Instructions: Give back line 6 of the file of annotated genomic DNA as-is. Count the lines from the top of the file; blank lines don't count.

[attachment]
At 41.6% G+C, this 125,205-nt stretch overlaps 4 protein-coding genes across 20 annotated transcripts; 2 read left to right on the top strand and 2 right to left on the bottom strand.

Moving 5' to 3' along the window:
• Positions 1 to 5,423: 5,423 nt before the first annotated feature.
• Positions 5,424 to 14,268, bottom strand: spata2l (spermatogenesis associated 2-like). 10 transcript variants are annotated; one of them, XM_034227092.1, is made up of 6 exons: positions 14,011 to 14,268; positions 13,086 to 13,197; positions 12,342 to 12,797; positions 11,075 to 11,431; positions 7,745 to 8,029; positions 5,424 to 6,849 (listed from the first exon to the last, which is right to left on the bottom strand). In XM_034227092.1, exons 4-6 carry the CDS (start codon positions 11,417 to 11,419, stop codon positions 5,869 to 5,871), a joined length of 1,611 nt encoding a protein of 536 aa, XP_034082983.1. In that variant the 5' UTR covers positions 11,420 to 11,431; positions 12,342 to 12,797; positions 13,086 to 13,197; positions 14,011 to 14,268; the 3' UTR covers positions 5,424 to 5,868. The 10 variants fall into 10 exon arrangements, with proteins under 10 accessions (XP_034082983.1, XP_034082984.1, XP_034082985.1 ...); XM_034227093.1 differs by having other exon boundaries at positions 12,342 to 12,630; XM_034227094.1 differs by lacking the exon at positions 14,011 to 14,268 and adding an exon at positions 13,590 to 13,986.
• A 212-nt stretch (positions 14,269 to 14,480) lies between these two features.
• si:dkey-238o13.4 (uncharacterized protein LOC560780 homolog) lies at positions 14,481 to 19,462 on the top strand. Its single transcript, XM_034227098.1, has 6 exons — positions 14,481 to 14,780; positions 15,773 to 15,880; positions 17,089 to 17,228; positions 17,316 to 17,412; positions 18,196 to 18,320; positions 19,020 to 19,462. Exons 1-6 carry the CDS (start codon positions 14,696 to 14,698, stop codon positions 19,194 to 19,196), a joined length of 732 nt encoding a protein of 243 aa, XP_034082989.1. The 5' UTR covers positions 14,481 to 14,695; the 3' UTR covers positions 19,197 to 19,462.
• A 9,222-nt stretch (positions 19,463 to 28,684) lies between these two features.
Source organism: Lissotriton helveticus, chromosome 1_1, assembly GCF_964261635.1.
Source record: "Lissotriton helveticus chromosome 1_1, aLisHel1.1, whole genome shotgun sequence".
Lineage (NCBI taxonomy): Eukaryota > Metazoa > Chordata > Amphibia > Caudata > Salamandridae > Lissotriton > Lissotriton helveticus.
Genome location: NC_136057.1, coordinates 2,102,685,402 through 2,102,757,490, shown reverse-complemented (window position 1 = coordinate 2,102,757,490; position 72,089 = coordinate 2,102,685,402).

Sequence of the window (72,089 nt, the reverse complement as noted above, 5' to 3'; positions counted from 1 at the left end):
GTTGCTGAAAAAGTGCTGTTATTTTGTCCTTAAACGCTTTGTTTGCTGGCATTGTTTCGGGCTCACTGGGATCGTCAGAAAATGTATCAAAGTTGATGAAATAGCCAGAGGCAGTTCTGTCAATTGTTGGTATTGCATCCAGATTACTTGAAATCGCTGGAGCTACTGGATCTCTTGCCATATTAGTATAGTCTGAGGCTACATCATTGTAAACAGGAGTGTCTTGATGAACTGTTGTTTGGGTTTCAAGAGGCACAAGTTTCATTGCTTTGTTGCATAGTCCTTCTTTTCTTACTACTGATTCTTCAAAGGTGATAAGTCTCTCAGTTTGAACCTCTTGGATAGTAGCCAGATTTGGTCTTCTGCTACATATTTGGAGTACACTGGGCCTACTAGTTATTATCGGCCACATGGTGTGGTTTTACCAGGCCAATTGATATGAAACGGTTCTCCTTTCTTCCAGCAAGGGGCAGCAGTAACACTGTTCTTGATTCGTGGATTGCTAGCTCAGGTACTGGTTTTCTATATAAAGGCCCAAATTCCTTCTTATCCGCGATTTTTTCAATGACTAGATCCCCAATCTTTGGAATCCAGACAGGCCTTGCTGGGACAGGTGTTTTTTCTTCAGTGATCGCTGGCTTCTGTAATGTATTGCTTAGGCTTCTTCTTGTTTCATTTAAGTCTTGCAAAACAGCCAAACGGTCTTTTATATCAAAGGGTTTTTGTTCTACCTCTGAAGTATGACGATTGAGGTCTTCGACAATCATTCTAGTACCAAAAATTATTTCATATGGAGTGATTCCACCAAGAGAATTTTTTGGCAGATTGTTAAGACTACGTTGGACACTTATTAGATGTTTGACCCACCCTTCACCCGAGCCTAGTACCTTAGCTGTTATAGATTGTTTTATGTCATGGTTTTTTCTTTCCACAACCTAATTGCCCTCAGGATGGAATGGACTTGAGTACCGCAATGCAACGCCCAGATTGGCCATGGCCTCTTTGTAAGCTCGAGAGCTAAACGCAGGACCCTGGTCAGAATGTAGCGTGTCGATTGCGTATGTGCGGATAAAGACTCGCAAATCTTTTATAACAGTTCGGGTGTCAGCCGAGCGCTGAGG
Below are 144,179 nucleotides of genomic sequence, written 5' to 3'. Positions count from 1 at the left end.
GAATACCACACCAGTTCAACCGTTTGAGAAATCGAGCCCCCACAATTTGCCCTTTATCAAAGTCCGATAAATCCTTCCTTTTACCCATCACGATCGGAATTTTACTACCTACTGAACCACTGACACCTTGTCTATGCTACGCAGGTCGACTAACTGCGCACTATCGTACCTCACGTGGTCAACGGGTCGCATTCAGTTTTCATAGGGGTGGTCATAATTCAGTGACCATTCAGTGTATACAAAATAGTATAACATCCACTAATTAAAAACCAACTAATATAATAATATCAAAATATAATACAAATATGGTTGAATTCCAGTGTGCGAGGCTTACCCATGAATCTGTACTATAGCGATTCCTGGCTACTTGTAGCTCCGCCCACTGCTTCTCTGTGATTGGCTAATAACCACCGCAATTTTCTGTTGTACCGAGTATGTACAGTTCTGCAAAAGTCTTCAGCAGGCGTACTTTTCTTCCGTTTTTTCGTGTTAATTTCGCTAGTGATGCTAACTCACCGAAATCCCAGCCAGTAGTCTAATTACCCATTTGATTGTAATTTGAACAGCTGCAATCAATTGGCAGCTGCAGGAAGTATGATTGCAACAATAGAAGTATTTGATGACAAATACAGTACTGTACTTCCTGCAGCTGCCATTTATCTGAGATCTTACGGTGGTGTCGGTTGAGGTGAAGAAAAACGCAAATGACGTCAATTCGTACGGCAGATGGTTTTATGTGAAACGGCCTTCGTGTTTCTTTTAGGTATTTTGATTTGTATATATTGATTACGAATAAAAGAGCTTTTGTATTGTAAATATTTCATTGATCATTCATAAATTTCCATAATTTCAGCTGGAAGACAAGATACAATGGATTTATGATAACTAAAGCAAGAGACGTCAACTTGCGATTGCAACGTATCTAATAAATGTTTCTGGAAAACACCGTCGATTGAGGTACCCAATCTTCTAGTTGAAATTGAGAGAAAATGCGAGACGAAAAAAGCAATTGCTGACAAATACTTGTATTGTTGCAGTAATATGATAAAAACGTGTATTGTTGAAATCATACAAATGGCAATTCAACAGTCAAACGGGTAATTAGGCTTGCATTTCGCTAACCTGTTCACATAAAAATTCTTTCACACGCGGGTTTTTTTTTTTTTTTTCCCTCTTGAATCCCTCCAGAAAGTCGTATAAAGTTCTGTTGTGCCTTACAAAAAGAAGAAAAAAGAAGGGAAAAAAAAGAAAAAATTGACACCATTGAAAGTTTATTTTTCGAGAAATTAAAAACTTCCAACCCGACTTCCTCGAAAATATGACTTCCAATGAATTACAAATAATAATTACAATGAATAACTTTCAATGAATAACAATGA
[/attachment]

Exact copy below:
• si:dkey-238o13.4 (uncharacterized protein LOC560780 homolog) lies at positions 14,481 to 19,462 on the top strand. Its single transcript, XM_034227098.1, has 6 exons — positions 14,481 to 14,780; positions 15,773 to 15,880; positions 17,089 to 17,228; positions 17,316 to 17,412; positions 18,196 to 18,320; positions 19,020 to 19,462. Exons 1-6 carry the CDS (start codon positions 14,696 to 14,698, stop codon positions 19,194 to 19,196), a joined length of 732 nt encoding a protein of 243 aa, XP_034082989.1. The 5' UTR covers positions 14,481 to 14,695; the 3' UTR covers positions 19,197 to 19,462.